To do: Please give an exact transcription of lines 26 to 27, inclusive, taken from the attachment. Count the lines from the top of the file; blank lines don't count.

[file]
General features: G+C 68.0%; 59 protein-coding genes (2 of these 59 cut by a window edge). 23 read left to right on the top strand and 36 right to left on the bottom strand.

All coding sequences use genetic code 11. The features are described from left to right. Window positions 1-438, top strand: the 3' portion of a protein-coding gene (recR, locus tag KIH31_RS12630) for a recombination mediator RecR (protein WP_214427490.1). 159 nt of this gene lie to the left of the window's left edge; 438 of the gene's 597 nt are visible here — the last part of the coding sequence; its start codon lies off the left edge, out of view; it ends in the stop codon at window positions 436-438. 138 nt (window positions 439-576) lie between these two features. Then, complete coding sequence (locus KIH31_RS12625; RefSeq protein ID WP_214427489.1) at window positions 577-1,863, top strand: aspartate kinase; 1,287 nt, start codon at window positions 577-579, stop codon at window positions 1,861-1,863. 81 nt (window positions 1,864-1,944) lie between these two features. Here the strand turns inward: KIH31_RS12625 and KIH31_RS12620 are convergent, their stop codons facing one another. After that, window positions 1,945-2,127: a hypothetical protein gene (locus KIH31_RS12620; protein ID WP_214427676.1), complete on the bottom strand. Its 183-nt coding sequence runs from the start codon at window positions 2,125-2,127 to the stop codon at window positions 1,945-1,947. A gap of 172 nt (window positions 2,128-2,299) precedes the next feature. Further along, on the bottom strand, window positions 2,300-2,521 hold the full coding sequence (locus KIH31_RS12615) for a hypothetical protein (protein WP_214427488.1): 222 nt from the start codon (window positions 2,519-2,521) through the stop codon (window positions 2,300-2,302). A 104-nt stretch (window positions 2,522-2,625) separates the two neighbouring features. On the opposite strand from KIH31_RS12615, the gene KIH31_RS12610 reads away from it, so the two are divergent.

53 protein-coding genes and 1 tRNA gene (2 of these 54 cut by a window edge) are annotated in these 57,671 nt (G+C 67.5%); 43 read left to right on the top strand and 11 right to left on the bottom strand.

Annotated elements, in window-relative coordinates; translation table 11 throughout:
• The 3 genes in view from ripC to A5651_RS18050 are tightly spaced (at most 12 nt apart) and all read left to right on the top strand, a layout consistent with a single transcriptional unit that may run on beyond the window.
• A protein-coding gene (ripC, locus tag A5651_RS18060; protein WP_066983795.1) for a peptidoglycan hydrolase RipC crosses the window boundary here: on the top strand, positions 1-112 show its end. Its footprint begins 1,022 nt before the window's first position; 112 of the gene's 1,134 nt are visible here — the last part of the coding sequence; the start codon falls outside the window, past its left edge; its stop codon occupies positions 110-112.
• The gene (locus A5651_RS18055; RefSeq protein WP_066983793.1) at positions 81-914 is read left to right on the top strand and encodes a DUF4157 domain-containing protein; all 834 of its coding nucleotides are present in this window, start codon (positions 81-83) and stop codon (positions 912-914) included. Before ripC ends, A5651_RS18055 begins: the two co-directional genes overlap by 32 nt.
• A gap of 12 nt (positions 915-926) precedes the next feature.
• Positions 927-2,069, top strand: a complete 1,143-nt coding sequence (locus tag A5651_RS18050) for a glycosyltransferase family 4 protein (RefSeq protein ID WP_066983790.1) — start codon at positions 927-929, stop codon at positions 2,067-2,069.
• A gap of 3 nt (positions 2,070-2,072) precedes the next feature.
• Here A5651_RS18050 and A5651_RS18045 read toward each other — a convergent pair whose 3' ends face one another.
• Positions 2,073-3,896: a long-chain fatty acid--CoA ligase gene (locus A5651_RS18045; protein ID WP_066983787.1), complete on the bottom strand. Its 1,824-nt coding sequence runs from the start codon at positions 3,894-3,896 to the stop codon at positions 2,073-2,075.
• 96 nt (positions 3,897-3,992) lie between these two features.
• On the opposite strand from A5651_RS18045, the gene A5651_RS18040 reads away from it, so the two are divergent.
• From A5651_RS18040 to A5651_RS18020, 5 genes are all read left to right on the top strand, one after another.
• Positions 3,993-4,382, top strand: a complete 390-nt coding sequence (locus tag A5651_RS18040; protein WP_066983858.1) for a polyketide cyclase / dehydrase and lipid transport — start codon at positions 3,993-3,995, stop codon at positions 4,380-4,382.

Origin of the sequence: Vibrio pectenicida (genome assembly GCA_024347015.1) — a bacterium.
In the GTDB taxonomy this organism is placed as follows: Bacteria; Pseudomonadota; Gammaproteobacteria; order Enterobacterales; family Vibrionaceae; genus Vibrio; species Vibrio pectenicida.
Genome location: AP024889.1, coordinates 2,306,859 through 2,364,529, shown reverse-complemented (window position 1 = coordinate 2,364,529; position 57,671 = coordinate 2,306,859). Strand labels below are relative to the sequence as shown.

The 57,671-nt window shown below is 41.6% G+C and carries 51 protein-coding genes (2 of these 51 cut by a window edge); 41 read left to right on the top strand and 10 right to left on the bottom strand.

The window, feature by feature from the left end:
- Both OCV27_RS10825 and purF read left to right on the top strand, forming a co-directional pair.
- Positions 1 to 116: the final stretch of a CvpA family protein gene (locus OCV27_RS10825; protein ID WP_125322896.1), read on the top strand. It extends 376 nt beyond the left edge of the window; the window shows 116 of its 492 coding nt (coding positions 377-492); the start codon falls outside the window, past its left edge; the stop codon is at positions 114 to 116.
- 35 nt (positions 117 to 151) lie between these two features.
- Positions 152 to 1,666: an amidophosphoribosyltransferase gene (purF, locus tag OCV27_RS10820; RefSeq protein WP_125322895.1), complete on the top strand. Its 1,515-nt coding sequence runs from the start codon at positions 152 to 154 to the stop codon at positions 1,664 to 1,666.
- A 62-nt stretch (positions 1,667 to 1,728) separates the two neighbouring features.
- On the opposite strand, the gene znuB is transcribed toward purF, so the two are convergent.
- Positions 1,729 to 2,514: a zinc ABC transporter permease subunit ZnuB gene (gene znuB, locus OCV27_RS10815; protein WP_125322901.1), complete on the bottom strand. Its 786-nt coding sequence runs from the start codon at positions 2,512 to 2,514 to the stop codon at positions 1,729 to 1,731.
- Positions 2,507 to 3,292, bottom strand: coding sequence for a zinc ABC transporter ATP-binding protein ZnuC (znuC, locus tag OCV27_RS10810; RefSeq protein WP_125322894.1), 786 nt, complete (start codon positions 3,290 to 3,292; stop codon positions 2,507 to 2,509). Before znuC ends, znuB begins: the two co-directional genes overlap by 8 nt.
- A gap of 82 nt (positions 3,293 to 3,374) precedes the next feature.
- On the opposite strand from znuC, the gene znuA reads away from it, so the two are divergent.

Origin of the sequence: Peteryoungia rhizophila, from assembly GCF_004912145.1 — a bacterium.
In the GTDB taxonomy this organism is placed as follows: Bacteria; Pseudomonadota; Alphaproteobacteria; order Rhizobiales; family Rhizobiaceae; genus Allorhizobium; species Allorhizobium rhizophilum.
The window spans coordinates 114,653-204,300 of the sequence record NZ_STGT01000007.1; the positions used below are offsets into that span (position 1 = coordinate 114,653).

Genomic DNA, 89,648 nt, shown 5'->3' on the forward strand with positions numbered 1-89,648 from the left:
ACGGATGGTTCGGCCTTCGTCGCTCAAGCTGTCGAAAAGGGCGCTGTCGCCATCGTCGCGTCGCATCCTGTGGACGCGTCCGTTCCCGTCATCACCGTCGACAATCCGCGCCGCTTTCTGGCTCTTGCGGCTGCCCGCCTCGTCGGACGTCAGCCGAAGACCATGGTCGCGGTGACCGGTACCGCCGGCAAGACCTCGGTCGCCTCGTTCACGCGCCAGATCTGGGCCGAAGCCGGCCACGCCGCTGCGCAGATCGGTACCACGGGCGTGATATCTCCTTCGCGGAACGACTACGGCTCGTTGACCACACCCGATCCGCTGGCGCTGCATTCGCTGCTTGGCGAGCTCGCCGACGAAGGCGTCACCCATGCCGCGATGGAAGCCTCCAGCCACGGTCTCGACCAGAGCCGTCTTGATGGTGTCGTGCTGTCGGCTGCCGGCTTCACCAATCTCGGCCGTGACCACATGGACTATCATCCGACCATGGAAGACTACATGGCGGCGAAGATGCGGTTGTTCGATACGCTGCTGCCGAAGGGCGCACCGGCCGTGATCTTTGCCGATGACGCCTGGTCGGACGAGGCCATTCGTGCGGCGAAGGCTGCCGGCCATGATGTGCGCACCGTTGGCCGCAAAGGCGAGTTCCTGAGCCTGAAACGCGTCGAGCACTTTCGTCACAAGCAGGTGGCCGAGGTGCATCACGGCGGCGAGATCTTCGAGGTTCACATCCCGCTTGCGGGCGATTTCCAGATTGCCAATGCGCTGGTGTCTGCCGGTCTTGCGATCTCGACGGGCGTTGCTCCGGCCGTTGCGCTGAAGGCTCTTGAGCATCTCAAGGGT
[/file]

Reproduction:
- A 62-nt stretch (positions 1,667 to 1,728) separates the two neighbouring features.
- On the opposite strand, the gene znuB is transcribed toward purF, so the two are convergent.